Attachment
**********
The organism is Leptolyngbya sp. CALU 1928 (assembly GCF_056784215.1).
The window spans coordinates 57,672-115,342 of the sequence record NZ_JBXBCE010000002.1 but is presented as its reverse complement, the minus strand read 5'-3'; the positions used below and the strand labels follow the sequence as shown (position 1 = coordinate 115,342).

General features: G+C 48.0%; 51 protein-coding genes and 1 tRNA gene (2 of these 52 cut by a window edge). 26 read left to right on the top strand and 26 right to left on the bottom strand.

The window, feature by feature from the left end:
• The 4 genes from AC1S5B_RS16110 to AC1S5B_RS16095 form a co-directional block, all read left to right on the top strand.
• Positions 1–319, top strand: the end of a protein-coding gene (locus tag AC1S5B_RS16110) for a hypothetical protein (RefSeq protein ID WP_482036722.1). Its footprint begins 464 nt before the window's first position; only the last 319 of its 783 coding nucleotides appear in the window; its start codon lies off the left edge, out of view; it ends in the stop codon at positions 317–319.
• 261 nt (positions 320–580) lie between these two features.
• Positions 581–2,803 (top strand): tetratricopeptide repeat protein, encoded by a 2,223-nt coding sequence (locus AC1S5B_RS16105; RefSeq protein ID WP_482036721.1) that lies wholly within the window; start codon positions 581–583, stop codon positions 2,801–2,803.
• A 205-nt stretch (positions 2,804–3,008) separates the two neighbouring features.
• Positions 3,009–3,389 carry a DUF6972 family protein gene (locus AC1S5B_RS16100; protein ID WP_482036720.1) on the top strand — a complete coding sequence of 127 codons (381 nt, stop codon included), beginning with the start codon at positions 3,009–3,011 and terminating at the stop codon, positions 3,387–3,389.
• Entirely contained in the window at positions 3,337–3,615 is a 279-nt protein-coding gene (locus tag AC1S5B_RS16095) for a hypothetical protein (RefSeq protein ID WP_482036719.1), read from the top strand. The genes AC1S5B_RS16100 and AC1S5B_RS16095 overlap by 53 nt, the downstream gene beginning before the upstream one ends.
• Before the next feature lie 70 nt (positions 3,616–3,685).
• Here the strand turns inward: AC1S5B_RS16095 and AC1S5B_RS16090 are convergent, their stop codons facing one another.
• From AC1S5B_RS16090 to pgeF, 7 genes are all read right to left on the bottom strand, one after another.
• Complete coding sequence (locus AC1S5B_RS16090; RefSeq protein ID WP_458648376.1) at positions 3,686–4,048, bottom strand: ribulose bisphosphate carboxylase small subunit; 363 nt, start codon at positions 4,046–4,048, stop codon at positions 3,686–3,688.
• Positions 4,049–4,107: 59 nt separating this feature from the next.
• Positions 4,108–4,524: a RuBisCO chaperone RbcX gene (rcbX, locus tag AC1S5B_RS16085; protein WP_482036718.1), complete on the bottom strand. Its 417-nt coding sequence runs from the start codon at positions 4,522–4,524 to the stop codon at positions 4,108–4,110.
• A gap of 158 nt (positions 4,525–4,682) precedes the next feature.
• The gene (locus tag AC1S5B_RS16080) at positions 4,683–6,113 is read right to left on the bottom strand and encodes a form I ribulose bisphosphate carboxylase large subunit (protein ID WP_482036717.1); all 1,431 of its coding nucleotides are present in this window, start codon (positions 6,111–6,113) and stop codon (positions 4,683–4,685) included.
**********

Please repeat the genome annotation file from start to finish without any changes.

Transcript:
The organism is Leptolyngbya sp. CALU 1928 (assembly GCF_056784215.1).
The window spans coordinates 57,672-115,342 of the sequence record NZ_JBXBCE010000002.1 but is presented as its reverse complement, the minus strand read 5'-3'; the positions used below and the strand labels follow the sequence as shown (position 1 = coordinate 115,342).

General features: G+C 48.0%; 51 protein-coding genes and 1 tRNA gene (2 of these 52 cut by a window edge). 26 read left to right on the top strand and 26 right to left on the bottom strand.

The window, feature by feature from the left end:
• The 4 genes from AC1S5B_RS16110 to AC1S5B_RS16095 form a co-directional block, all read left to right on the top strand.
• Positions 1–319, top strand: the end of a protein-coding gene (locus tag AC1S5B_RS16110) for a hypothetical protein (RefSeq protein ID WP_482036722.1). Its footprint begins 464 nt before the window's first position; only the last 319 of its 783 coding nucleotides appear in the window; its start codon lies off the left edge, out of view; it ends in the stop codon at positions 317–319.
• 261 nt (positions 320–580) lie between these two features.
• Positions 581–2,803 (top strand): tetratricopeptide repeat protein, encoded by a 2,223-nt coding sequence (locus AC1S5B_RS16105; RefSeq protein ID WP_482036721.1) that lies wholly within the window; start codon positions 581–583, stop codon positions 2,801–2,803.
• A 205-nt stretch (positions 2,804–3,008) separates the two neighbouring features.
• Positions 3,009–3,389 carry a DUF6972 family protein gene (locus AC1S5B_RS16100; protein ID WP_482036720.1) on the top strand — a complete coding sequence of 127 codons (381 nt, stop codon included), beginning with the start codon at positions 3,009–3,011 and terminating at the stop codon, positions 3,387–3,389.
• Entirely contained in the window at positions 3,337–3,615 is a 279-nt protein-coding gene (locus tag AC1S5B_RS16095) for a hypothetical protein (RefSeq protein ID WP_482036719.1), read from the top strand. The genes AC1S5B_RS16100 and AC1S5B_RS16095 overlap by 53 nt, the downstream gene beginning before the upstream one ends.
• Before the next feature lie 70 nt (positions 3,616–3,685).
• Here the strand turns inward: AC1S5B_RS16095 and AC1S5B_RS16090 are convergent, their stop codons facing one another.
• From AC1S5B_RS16090 to pgeF, 7 genes are all read right to left on the bottom strand, one after another.
• Complete coding sequence (locus AC1S5B_RS16090; RefSeq protein ID WP_458648376.1) at positions 3,686–4,048, bottom strand: ribulose bisphosphate carboxylase small subunit; 363 nt, start codon at positions 4,046–4,048, stop codon at positions 3,686–3,688.
• Positions 4,049–4,107: 59 nt separating this feature from the next.
• Positions 4,108–4,524: a RuBisCO chaperone RbcX gene (rcbX, locus tag AC1S5B_RS16085; protein WP_482036718.1), complete on the bottom strand. Its 417-nt coding sequence runs from the start codon at positions 4,522–4,524 to the stop codon at positions 4,108–4,110.
• A gap of 158 nt (positions 4,525–4,682) precedes the next feature.
• The gene (locus tag AC1S5B_RS16080) at positions 4,683–6,113 is read right to left on the bottom strand and encodes a form I ribulose bisphosphate carboxylase large subunit (protein ID WP_482036717.1); all 1,431 of its coding nucleotides are present in this window, start codon (positions 6,111–6,113) and stop codon (positions 4,683–4,685) included.